Despite the federal government’s growing economic dominance, individual states still exercise substantial freedom in pursuing their own economic fortune — or misfortune. As a result, the states provide a laboratory for testing various policies.
In this election year, the experience of the states gives us some ability to look at the economic policies of the two presidential candidates in action. If a program is not playing in Peoria, it probably won’t work elsewhere. Americans have voted with their feet by moving to states with greater opportunities, but federal adoption of failed state programs would take away our ability to walk away from bad government.
Growth in jobs, income and population are proof that a state is prospering. But figuring out why one state does well while another struggles requires in-depth analysis. In an effort to explain differences in performance, think tanks have generated state-based economic freedom indices modeled on the World Economic Freedom Index published by The Wall Street Journal and the Heritage Foundation.
The Competitiveness Index created by the American Legislative Exchange Council (ALEC) identifies “16 policy variables that have a proven impact on the migration of capital — both investment capital and human capital — into and out of states.” Its analysis shows that “generally speaking, states that spend less, especially on income transfer programs, and states that tax less, particularly on productive activities such as working or investing, experience higher growth rates than states that tax and spend more.”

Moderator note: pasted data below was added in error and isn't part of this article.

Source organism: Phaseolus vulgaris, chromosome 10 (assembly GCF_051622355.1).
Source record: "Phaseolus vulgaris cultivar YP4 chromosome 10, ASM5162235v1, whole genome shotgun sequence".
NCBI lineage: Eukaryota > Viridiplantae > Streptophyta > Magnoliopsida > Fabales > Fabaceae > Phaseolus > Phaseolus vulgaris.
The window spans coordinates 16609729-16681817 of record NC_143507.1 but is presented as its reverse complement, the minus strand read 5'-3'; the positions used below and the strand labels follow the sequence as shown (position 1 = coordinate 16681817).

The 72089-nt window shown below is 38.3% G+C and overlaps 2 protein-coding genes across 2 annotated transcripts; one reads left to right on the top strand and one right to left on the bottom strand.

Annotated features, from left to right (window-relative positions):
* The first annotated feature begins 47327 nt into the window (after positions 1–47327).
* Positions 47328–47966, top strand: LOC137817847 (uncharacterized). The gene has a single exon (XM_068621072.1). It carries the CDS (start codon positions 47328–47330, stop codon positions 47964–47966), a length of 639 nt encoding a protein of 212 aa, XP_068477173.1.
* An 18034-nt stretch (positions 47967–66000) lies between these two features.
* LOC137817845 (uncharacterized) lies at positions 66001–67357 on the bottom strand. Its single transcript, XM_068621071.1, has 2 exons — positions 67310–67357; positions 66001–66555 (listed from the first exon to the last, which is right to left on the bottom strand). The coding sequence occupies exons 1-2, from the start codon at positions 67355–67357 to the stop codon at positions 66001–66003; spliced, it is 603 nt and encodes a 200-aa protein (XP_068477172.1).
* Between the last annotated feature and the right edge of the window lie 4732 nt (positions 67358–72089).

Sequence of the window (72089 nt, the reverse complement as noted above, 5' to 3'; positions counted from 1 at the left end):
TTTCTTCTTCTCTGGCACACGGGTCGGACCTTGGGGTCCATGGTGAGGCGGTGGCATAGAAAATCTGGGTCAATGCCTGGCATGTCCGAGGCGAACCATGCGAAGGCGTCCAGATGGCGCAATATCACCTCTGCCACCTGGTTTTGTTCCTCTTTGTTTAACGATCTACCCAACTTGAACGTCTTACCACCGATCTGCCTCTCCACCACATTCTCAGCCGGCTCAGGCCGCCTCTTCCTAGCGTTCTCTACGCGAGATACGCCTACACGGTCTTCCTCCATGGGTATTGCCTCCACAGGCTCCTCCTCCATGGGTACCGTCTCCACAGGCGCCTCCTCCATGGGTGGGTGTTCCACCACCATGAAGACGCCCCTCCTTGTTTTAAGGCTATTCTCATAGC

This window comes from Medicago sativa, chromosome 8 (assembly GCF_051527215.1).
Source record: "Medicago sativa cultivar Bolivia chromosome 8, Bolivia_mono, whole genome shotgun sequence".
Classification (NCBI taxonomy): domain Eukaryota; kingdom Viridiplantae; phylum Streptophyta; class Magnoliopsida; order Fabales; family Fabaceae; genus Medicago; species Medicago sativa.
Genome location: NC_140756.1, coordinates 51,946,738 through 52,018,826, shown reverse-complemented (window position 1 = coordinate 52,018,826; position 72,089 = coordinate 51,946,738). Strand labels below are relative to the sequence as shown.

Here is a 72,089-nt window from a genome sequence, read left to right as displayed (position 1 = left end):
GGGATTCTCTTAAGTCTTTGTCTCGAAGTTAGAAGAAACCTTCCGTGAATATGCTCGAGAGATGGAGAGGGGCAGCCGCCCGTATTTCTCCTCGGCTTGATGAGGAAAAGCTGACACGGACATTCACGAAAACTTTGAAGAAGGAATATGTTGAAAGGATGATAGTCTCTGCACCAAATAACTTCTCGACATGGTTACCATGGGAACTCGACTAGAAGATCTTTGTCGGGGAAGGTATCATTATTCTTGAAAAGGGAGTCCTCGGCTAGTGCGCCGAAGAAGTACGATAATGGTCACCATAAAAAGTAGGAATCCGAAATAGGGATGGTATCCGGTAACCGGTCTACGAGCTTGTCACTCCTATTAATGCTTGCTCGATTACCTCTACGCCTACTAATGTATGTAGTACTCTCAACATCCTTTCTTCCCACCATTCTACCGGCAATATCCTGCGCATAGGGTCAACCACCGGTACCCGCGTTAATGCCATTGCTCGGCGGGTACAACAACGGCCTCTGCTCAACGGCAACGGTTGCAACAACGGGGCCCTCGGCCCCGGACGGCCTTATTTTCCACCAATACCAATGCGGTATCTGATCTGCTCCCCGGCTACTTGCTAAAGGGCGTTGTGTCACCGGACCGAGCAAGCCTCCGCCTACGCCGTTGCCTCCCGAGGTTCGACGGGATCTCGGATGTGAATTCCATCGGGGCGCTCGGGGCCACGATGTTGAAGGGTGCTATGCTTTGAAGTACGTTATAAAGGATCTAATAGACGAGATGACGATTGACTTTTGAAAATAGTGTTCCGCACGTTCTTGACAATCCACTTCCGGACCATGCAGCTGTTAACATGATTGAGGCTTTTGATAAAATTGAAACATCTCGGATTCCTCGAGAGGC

Ranking states by domestic migration, per-capita income growth and employment growth, ALEC found that from 1996 through 2006, Texas, Florida and Arizona were the three most successful states. Illinois, Ohio and Michigan were the three least successful.
The rewards for success were huge. Texas gained 1.7 million net new jobs, Florida gained 1.4 million and Arizona gained 600,000. While the U.S. average job growth percentage was 9.9%, Texas, Florida and Arizona had job growth of 18.5%, 21.4% and 28.9%, respectively.
Remarkably, a third of all the jobs in the U.S. in the last 10 years were created in these three states. While the population of the three highest-performing states grew twice as fast as the national average, per-capita real income still grew by $6,563 or 21.4% in Texas, Florida and Arizona. That’s a $26,252 increase for a typical family of four.